Our Kitchen Table has developed a series of publications about different facets of Food Justice over the past several years. As our farmers’ market and growing programs are in seasonal hibernation, we will be highlighting the series on a weekly basis here on the website. Today, we will commence with brief definitions of a few Food Justice terms. (By the way, we may be starting up a limited, indoor, winter farmers’ market soon — we will keep you posted!)
The benefits and risks of where, what, and how food is grown, produced, transported, distributed, accessed and eaten are shared fairly. Food Justice transforms the current food system to eliminate disparities and inequities by focusing on issues of gender class and race.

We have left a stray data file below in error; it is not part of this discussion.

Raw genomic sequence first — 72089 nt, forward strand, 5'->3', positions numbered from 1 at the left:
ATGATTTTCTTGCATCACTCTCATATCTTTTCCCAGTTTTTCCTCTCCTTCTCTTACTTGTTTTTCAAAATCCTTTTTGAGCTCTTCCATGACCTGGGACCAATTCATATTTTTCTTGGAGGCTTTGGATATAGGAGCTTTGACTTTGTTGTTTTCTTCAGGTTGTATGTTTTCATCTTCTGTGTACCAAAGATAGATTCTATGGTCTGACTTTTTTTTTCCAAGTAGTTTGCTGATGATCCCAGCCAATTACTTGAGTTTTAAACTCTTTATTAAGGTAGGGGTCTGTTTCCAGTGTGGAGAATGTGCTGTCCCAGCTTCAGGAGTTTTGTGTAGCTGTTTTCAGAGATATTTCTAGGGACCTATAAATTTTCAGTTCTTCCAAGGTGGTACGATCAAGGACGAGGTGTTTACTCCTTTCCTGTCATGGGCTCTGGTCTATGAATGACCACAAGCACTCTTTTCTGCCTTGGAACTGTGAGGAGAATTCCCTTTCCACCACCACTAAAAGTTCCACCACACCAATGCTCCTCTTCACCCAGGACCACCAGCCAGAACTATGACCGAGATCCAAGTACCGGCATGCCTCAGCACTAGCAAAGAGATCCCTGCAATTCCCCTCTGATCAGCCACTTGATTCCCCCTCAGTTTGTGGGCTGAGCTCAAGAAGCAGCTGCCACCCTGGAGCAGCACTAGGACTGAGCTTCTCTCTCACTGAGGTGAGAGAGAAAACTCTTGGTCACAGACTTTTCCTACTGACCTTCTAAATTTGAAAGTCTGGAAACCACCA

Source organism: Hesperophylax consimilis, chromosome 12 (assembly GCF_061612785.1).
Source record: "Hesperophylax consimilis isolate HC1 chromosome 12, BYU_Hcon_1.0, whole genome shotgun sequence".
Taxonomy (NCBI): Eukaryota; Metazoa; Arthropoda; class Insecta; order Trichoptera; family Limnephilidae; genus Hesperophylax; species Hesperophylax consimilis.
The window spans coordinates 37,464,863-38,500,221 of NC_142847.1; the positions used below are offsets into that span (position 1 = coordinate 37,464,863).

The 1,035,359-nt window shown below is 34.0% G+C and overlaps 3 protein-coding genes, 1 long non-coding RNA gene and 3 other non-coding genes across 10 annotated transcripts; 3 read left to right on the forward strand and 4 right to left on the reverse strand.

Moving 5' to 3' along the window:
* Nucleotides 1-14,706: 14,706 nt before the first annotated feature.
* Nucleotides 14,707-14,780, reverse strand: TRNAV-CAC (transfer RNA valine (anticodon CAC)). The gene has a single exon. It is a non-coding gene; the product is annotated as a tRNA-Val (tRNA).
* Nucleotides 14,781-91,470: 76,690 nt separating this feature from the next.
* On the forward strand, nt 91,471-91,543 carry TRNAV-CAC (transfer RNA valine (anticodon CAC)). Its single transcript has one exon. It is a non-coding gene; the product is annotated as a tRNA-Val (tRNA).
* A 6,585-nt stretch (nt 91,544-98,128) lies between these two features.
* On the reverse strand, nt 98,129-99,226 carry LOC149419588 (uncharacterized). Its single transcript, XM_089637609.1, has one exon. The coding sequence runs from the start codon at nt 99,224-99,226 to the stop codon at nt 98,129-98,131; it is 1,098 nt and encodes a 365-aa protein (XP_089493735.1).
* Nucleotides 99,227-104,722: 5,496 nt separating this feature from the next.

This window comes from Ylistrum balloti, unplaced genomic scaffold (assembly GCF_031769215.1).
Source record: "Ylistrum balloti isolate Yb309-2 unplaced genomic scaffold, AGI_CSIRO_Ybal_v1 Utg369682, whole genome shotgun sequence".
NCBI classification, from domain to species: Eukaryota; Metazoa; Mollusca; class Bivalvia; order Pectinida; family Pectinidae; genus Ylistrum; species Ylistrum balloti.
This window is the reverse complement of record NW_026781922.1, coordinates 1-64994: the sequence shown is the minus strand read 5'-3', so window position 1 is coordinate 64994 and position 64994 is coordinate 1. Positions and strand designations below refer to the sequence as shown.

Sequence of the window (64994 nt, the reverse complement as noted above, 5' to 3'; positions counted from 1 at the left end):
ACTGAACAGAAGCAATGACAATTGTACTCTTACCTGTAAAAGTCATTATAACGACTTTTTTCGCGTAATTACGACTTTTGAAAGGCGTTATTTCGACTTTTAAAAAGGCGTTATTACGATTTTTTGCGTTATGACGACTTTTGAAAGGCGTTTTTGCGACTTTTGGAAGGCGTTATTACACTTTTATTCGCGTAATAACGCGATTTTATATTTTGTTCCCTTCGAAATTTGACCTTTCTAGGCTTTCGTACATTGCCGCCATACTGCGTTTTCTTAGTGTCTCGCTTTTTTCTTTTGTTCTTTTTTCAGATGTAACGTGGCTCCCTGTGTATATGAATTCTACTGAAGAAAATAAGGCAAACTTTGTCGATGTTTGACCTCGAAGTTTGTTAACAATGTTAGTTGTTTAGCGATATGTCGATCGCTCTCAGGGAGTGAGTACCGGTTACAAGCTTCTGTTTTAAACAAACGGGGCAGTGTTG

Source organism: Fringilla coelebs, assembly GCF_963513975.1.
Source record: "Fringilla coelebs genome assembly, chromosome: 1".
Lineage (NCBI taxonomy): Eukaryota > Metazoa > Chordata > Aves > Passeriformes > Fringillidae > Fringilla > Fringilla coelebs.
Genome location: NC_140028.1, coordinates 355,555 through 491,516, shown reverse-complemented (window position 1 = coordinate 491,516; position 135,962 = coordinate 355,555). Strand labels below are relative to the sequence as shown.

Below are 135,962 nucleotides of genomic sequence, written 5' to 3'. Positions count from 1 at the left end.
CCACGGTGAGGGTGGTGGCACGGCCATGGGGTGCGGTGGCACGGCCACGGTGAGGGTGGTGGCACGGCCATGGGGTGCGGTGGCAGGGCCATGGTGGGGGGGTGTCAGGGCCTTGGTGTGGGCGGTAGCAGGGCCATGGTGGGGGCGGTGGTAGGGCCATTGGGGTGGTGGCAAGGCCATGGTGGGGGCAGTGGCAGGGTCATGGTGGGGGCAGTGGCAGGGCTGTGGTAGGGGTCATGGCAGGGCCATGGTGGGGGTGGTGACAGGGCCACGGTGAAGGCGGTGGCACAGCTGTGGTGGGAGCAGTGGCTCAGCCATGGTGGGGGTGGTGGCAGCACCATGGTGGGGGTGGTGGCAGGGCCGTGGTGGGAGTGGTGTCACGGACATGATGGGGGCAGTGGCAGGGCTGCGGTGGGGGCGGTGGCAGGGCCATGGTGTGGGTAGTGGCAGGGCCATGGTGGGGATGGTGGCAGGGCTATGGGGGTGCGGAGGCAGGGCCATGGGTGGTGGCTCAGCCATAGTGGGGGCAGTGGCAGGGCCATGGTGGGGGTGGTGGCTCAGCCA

1) You cannot get healthy foods. 2) You cannot store or prepare healthy foods. And, 3) Only junk and fast foods are available in your neighborhood.
People determine the kind of food system they want, as long as it is ecologically sustainable.
Food Dessert? No.
Generally used to describe neighborhoods with little or no access to large grocery stores that offer fresh and affordable foods. Is this a good term? After all, a desert is a vibrant ecosystem. And, grocery stores are not a measure of food security.
Food Apartheid. Yes.
The intentional, systemic marketing and distribution of profitable, nutrient-poor, disease-causing foods to income-challenged neighborhoods, mainly, communities of color (i.e. communities receiving the most food assistance dollars).